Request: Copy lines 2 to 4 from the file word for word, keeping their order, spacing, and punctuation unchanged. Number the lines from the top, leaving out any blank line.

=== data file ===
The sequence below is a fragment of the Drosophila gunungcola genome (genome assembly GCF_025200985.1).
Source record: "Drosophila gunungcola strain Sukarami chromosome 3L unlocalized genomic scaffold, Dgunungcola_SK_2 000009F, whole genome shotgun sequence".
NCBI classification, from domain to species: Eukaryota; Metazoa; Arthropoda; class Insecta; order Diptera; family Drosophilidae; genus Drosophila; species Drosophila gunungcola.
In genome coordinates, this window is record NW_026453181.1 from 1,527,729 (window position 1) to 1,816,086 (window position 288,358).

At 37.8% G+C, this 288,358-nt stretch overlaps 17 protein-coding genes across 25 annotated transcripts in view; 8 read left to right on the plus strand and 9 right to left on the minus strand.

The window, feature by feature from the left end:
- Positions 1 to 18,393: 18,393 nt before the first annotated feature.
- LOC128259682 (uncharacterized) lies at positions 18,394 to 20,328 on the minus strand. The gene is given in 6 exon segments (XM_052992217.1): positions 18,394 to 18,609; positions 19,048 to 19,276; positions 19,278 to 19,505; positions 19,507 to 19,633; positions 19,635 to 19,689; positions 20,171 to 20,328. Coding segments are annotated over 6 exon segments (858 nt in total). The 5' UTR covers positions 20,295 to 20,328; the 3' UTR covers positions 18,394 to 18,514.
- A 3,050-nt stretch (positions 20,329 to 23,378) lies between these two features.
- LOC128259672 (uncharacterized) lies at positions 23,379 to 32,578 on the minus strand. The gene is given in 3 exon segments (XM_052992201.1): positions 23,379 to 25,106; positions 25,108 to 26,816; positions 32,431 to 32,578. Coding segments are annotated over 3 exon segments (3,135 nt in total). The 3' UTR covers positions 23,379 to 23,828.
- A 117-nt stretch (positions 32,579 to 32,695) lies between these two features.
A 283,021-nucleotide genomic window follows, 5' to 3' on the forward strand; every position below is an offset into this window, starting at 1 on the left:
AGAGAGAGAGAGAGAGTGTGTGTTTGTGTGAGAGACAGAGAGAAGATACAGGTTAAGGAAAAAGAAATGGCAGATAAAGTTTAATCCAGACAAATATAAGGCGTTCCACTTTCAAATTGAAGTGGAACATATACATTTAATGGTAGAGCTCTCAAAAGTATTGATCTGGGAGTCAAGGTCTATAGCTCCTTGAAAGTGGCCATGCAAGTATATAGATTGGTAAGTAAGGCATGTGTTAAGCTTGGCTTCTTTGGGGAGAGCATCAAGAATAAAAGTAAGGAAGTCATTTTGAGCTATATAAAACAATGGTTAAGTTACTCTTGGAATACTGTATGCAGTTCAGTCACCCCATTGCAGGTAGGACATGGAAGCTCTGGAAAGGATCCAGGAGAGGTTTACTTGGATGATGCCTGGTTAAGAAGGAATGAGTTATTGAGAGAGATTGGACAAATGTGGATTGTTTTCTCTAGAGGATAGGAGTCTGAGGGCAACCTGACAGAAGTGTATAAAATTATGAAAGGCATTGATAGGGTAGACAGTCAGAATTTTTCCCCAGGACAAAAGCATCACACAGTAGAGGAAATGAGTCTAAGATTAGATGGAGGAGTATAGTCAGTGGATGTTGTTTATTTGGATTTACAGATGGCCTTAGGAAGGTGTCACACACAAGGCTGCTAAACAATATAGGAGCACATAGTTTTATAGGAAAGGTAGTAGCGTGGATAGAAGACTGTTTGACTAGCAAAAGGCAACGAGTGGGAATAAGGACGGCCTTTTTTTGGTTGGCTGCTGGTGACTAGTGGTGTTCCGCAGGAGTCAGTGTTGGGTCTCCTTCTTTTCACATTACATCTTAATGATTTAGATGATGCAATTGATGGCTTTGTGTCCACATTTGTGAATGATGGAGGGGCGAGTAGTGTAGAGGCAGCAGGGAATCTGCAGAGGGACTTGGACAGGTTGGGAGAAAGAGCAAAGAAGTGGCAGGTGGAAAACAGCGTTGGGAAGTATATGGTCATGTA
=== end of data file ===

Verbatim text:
Source record: "Drosophila gunungcola strain Sukarami chromosome 3L unlocalized genomic scaffold, Dgunungcola_SK_2 000009F, whole genome shotgun sequence".
NCBI classification, from domain to species: Eukaryota; Metazoa; Arthropoda; class Insecta; order Diptera; family Drosophilidae; genus Drosophila; species Drosophila gunungcola.
In genome coordinates, this window is record NW_026453181.1 from 1,527,729 (window position 1) to 1,816,086 (window position 288,358).